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Exhibition of Contaminated Water Roves Around Beijing After Initial Shutdown

The mobile exhibition, created by "Nut Brother" -- an artist known for advocacy work on environmental and social issues -- was created in defiance after his initial show was shut down.

AFP

Updated:July 14, 2018, 6:09 PM IST
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Exhibition of Contaminated Water Roves Around Beijing After Initial Shutdown
Across China, much of the water is "unfit for human contact", according to a 2017 report by Greenpeace East Asia, and 14 of 31 provinces failed to meet water quality targets despite a nationwide push for improvement. (Photo: AFP)
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Beijing: At first glance, it may seem like just a black truck filled with bottles of water, but a closer look reveals a darker —- or rather murkier —- side to what's sloshing around inside.

Its cargo of more than 500 bottles of Nongfu Spring, a ubiquitous Chinese brand, filled with contaminated drinking water from the village of Xiaohaotu in China's northwest Shaanxi province has been driven around Beijing as a reminder of the costs of the country's rapid economic development.

The mobile exhibition, created by "Nut Brother" -- an artist known for advocacy work on environmental and social issues -- was created in defiance after his initial show was shut down.

But an opening ceremony set to be attended by some 400 people Saturday was derailed by authorities, who told the artist the vehicle was parked illegally.

The truck -- which had already toured the capital's 798 art district prior to Saturday -- is now off the road, although Nut Brother hopes to persevere with the mobile exhibition using a smaller vehicle.

"I think authorities don't want us to go ahead with this," curator Chen Junhui told AFP.

The project now threatens to become another casualty of China's increasingly tight control on freedom of expression under President Xi Jinping.

Authorities are quick to censor anything they consider potentially political sensitive or stoking social discontent, pushing instead for artistic works that spread "positive energy."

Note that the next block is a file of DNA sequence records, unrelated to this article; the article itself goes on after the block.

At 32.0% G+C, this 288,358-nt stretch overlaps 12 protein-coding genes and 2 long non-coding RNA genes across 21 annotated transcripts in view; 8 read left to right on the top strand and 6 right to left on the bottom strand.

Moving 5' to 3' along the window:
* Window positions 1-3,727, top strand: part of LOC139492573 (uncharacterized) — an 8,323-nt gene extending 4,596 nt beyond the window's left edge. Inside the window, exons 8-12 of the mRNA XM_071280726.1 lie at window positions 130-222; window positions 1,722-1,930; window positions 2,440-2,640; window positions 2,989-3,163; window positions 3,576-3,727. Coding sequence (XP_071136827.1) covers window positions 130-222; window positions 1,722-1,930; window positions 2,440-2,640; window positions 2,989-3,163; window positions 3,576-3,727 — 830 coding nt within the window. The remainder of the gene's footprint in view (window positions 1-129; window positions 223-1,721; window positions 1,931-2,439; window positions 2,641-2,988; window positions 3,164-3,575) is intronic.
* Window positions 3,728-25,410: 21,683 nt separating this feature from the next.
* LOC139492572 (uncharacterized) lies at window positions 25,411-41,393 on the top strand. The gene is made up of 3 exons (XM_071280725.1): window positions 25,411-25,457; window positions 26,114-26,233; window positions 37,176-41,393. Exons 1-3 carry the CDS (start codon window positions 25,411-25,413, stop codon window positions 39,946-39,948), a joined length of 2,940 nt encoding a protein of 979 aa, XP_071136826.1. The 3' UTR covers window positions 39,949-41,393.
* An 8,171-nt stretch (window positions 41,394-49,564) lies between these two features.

It comes as little surprise officials would seek to shut down Nut Brother's work, which seeks to highlight environmental concerns and the ever-growing gap between China's rich and poor.

Shocked by Shaanxi's dirty drinking water during a work trip to the province in May, the 37-year-old enlisted the help of villagers to fill 9,000 empty Nongfu bottles and brought them back to Beijing, where they were installed in a museum.

The exhibition caught the attention of Nongfu Spring Company and two weeks later, authorities from the Industrial and Commercial Bureau dismantled his display, removing most of the bottled water.

The company later filed a complaint claiming his work infringed on its copyright.

"Nongfu Spring literally means 'farmer's spring water', using village farmers as a brand," said Nut Brother -- who does not reveal his name to the media.

"But the reality is farmers don't drink this water. A lot of their water is seriously tainted with pollution."

Nongfu Spring Company's legal department refused interview requests and calls to their public relations team went unanswered. Large parts of China are blanketed in toxic smog and suffer from polluted waterways as a result of the country's economic boom. While much attention has been paid to the impact of rapid industrialisation on China's air, the effects on the country's water supply are less well known -- and less visible.

Across China, much of the water is "unfit for human contact", according to a 2017 report by Greenpeace East Asia, and 14 of 31 provinces failed to meet water quality targets despite a nationwide push for improvement. The samples contain high levels of iron and manganese, which can be toxic in large doses, he added.

"They've been drinking this water for more than 10 years," Nut Brother said.

"It's not fit for consumption but the villagers have no choice."

The roving exhibit seems to have startled some visitors earlier this week.

"It's shocking to know we have people who drink this kind of water," one of the onlookers said.

Another passerby bravely took a swig from the bottle. "You can definitely feel bits of the dirt," he said.

"It makes me feel very lucky to be able to drink clean water. Very lucky."

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